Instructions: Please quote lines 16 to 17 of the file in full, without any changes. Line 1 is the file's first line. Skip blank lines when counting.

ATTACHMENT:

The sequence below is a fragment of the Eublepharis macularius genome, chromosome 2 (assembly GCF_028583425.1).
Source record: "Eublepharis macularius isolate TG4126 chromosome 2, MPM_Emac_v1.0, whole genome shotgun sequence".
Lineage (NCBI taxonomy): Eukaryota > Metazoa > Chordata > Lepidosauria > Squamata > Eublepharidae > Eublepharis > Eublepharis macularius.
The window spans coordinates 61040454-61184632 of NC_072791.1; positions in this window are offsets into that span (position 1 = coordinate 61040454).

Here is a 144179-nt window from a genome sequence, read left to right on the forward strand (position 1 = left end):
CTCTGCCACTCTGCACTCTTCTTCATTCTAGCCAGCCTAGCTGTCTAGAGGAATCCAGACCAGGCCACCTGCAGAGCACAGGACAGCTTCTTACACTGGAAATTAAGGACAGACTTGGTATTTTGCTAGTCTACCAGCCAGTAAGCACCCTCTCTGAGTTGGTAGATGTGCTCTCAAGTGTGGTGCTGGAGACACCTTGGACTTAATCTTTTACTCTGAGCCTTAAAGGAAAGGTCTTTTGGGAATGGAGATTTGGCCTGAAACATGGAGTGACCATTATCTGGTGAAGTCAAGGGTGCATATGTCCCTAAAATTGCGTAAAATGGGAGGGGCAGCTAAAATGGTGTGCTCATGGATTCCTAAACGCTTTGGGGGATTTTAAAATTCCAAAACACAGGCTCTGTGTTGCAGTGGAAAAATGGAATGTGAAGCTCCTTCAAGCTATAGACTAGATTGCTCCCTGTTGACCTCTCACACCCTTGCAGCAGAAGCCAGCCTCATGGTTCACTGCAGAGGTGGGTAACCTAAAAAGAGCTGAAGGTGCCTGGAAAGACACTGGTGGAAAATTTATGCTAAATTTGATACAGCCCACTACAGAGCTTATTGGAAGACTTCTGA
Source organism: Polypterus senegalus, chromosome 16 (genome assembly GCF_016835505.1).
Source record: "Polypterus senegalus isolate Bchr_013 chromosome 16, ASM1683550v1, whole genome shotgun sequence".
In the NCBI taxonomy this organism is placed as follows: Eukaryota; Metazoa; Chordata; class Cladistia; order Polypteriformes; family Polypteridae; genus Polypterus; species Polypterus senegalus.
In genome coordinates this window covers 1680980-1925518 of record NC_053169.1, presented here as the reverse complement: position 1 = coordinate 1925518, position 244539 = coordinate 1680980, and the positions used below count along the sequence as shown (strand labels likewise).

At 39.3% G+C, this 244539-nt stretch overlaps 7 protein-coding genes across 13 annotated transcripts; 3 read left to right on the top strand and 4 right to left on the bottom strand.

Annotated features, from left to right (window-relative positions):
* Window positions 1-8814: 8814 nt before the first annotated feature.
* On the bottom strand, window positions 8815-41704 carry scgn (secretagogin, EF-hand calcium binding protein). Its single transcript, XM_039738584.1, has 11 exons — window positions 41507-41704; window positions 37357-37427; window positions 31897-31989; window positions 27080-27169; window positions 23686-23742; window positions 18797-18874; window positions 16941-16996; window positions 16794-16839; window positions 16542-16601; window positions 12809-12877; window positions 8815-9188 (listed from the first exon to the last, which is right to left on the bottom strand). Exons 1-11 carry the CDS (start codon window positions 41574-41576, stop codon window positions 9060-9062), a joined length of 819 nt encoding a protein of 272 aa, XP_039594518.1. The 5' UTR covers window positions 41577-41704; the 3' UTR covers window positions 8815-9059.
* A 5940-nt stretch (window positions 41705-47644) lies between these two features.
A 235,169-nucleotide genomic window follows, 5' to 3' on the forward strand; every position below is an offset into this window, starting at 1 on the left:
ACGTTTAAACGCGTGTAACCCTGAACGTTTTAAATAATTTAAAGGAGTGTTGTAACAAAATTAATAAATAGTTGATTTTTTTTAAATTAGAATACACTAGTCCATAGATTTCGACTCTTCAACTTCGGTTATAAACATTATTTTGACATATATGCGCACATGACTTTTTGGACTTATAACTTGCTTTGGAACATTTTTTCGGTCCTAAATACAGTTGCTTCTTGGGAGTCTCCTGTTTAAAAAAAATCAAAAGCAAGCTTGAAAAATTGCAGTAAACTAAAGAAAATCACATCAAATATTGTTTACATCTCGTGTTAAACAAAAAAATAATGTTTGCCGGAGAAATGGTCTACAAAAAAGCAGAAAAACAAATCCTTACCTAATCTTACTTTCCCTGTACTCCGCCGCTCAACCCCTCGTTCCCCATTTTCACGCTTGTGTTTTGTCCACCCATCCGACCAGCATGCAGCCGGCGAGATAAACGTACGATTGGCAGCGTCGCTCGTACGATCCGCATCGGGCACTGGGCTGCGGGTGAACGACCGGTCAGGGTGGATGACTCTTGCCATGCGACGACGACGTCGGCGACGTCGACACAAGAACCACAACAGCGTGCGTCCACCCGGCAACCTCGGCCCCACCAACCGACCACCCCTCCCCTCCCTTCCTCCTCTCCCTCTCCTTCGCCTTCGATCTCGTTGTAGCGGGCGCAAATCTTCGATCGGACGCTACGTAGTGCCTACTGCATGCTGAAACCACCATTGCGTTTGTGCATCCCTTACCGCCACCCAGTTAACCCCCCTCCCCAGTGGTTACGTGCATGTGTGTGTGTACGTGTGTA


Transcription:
A 235,169-nucleotide genomic window follows, 5' to 3' on the forward strand; every position below is an offset into this window, starting at 1 on the left:
ACGTTTAAACGCGTGTAACCCTGAACGTTTTAAATAATTTAAAGGAGTGTTGTAACAAAATTAATAAATAGTTGATTTTTTTTAAATTAGAATACACTAGTCCATAGATTTCGACTCTTCAACTTCGGTTATAAACATTATTTTGACATATATGCGCACATGACTTTTTGGACTTATAACTTGCTTTGGAACATTTTTTCGGTCCTAAATACAGTTGCTTCTTGGGAGTCTCCTGTTTAAAAAAAATCAAAAGCAAGCTTGAAAAATTGCAGTAAACTAAAGAAAATCACATCAAATATTGTTTACATCTCGTGTTAAACAAAAAAATAATGTTTGCCGGAGAAATGGTCTACAAAAAAGCAGAAAAACAAATCCTTACCTAATCTTACTTTCCCTGTACTCCGCCGCTCAACCCCTCGTTCCCCATTTTCACGCTTGTGTTTTGTCCACCCATCCGACCAGCATGCAGCCGGCGAGATAAACGTACGATTGGCAGCGTCGCTCGTACGATCCGCATCGGGCACTGGGCTGCGGGTGAACGACCGGTCAGGGTGGATGACTCTTGCCATGCGACGACGACGTCGGCGACGTCGACACAAGAACCACAACAGCGTGCGTCCACCCGGCAACCTCGGCCCCACCAACCGACCACCCCTCCCCTCCCTTCCTCCTCTCCCTCTCCTTCGCCTTCGATCTCGTTGTAGCGGGCGCAAATCTTCGATCGGACGCTACGTAGTGCCTACTGCATGCTGAAACCACCATTGCGTTTGTGCATCCCTTACCGCCACCCAGTTAACCCCCCTCCCCAGTGGTTACGTGCATGTGTGTGTGTACGTGTGTA